(Bloomberg) -- German Chancellor Olaf Scholz’s government signaled it’s prepared to reverse course and back the sale of additional Eurofighter aircraft to Saudi Arabia, though it said it might take several years for them to be delivered.

Scholz said as recently as July that his ruling coalition wouldn’t support exports of the aircraft to Saudi Arabia in the near future. The policy pushed by the Greens was part of an agreement between the three parties in the alliance in Berlin not to supply weapons to countries involved in the conflict in Yemen.

Foreign Minister Annalena Baerbock announced the policy reversal Sunday during a visit to Jerusalem, potentially paving the way for a contract worth billions of euros. She said that the Saudi role in thwarting attacks on Israel by Yemen-based Houthi rebels means that Germany can no longer justify blocking Britain’s wish to supply the fighters — a joint project between the UK’s BAE Systems Plc, Airbus SE and Italy’s Leonardo SpA.

Her argument was echoed Monday by Economy Minister Robert Habeck, a member of Baerbock’s Greens party who is also the vice chancellor, who said that the Hamas attack in October had “changed the security policy situation” in the Middle East.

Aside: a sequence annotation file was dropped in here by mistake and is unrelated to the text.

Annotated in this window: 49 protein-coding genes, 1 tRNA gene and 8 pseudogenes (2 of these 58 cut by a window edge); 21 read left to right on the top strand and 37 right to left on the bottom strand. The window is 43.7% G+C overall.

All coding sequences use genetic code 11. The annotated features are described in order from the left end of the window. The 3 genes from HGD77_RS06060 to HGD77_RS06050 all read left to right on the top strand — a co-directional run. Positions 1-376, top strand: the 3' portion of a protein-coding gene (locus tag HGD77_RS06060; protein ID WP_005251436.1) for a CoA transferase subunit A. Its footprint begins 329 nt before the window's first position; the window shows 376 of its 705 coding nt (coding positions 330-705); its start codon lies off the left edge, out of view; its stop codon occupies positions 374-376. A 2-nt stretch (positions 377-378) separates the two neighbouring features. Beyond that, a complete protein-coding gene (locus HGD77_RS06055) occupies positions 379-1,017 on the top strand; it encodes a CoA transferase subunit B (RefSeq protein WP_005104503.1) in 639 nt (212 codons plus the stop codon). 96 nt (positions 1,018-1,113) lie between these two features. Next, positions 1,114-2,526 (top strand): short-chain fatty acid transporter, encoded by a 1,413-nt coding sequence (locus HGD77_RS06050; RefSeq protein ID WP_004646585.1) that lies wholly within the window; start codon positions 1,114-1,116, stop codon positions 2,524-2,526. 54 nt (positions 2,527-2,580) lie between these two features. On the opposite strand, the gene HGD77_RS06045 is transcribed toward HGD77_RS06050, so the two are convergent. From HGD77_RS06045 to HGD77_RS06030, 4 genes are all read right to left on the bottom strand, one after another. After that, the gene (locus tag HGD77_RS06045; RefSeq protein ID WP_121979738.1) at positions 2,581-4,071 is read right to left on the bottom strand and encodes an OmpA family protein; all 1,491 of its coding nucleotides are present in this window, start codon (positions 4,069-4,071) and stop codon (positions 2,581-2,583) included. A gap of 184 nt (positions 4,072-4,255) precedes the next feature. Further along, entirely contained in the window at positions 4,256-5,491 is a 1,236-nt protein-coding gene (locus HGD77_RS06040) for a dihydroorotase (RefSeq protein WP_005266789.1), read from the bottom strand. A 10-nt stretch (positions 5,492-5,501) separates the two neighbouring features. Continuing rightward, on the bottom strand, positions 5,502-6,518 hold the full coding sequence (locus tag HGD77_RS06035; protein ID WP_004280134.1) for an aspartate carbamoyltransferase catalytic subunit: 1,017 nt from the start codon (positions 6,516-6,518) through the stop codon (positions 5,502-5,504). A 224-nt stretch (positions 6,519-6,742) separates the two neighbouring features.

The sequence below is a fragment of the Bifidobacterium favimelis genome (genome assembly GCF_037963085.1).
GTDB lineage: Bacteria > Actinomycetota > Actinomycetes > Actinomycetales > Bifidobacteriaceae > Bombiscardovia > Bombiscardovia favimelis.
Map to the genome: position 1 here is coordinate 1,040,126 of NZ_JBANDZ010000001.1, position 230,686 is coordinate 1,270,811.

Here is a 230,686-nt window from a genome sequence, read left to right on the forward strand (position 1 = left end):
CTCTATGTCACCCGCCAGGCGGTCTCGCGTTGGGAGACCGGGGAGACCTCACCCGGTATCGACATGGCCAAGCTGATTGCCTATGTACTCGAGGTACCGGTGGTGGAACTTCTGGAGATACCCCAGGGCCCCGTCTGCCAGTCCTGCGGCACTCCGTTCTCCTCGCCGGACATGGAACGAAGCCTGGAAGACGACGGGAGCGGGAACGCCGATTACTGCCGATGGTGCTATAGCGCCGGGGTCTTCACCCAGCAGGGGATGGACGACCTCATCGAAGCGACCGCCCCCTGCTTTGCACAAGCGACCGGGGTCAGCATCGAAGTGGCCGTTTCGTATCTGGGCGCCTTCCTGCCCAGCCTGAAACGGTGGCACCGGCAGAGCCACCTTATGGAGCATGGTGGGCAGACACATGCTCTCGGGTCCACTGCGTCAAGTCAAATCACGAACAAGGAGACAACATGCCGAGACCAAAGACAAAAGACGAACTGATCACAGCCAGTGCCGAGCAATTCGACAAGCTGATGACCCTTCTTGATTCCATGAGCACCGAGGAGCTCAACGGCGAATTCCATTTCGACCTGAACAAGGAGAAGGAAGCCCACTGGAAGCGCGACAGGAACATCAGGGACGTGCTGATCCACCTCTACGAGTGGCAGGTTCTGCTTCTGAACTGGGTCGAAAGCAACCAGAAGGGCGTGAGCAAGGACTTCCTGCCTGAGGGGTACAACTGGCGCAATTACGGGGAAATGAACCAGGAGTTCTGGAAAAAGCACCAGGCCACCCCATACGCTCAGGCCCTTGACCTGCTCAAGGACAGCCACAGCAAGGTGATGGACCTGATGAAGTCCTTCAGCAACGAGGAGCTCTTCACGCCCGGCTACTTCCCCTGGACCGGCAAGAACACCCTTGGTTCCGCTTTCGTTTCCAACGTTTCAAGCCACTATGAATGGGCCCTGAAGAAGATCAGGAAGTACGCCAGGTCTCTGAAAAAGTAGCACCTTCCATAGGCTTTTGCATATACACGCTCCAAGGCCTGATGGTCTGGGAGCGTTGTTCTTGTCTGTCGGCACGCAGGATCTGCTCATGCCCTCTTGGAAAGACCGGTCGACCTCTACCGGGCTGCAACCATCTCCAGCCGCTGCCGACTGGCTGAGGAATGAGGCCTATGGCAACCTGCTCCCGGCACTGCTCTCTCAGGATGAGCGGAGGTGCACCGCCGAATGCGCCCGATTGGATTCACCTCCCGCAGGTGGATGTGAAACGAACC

“The Houthis are attacking Israel and Saudi Arabian missile defenses are protecting Israel,” Habeck said in an interview with public broadcaster ARD.

“At the same time, it’s also right that the human rights situation in Saudi Arabia still doesn’t in any way meet our standards,” he added. “In that sense, it’s an ambivalent situation and that can’t be ignored.”

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Baerbock’s comments had earlier prompted immediate pushback from Greens Co-leader Ricarda Lang.

While she acknowledged that the government in Riyadh has provided important support for Israel in recent weeks, she said the human rights situation in Saudi Arabia means she continues to oppose selling Eurofighters to the Gulf power.

“I think it would be right for us to stick to the position that no Eurofighters will be delivered to Saudi Arabia,” Lang told German public broadcaster RBB on Monday. The Saudi government wants to buy an additional 48 aircrafts, DPA reported.

Any eventual sale would require approval from Germany’s security cabinet and it could then take several years for the aircraft to be built and delivered, Steffen Hebestreit, Scholz’s chief spokesman, said at Monday’s regular government news conference.

--With assistance from Michael Nienaber and Arne Delfs.

(Updates with comments from Habeck, Scholz spokesman)

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